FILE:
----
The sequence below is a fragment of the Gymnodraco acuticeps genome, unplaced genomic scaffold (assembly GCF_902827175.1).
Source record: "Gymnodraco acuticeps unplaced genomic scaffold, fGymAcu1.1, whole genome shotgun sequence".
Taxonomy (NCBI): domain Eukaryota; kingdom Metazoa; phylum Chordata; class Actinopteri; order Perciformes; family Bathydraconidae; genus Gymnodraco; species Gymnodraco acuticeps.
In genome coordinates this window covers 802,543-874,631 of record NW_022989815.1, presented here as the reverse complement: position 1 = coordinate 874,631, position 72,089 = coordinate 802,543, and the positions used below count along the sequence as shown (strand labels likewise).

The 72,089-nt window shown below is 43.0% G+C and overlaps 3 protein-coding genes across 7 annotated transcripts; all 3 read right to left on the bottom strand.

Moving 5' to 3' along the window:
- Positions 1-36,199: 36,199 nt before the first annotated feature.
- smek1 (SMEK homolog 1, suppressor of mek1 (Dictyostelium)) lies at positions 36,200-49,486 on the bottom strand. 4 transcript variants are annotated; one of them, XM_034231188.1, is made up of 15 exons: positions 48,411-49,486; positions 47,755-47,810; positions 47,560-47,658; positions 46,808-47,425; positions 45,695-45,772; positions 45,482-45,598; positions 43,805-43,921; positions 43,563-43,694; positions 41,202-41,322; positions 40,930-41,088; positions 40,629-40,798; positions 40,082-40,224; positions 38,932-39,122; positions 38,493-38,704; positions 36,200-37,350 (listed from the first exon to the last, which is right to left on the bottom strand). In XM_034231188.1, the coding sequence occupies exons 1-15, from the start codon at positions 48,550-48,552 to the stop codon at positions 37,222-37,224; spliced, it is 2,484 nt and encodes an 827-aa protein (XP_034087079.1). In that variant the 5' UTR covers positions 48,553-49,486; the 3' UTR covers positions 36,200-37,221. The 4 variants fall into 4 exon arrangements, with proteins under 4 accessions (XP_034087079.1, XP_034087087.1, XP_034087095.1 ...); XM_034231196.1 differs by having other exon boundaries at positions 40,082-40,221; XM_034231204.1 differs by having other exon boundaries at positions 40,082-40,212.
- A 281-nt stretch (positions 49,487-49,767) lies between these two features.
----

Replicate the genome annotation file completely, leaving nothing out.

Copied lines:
The sequence below is a fragment of the Gymnodraco acuticeps genome, unplaced genomic scaffold (assembly GCF_902827175.1).
Source record: "Gymnodraco acuticeps unplaced genomic scaffold, fGymAcu1.1, whole genome shotgun sequence".
Taxonomy (NCBI): domain Eukaryota; kingdom Metazoa; phylum Chordata; class Actinopteri; order Perciformes; family Bathydraconidae; genus Gymnodraco; species Gymnodraco acuticeps.
In genome coordinates this window covers 802,543-874,631 of record NW_022989815.1, presented here as the reverse complement: position 1 = coordinate 874,631, position 72,089 = coordinate 802,543, and the positions used below count along the sequence as shown (strand labels likewise).

The 72,089-nt window shown below is 43.0% G+C and overlaps 3 protein-coding genes across 7 annotated transcripts; all 3 read right to left on the bottom strand.

Moving 5' to 3' along the window:
- Positions 1-36,199: 36,199 nt before the first annotated feature.
- smek1 (SMEK homolog 1, suppressor of mek1 (Dictyostelium)) lies at positions 36,200-49,486 on the bottom strand. 4 transcript variants are annotated; one of them, XM_034231188.1, is made up of 15 exons: positions 48,411-49,486; positions 47,755-47,810; positions 47,560-47,658; positions 46,808-47,425; positions 45,695-45,772; positions 45,482-45,598; positions 43,805-43,921; positions 43,563-43,694; positions 41,202-41,322; positions 40,930-41,088; positions 40,629-40,798; positions 40,082-40,224; positions 38,932-39,122; positions 38,493-38,704; positions 36,200-37,350 (listed from the first exon to the last, which is right to left on the bottom strand). In XM_034231188.1, the coding sequence occupies exons 1-15, from the start codon at positions 48,550-48,552 to the stop codon at positions 37,222-37,224; spliced, it is 2,484 nt and encodes an 827-aa protein (XP_034087079.1). In that variant the 5' UTR covers positions 48,553-49,486; the 3' UTR covers positions 36,200-37,221. The 4 variants fall into 4 exon arrangements, with proteins under 4 accessions (XP_034087079.1, XP_034087087.1, XP_034087095.1 ...); XM_034231196.1 differs by having other exon boundaries at positions 40,082-40,221; XM_034231204.1 differs by having other exon boundaries at positions 40,082-40,212.
- A 281-nt stretch (positions 49,487-49,767) lies between these two features.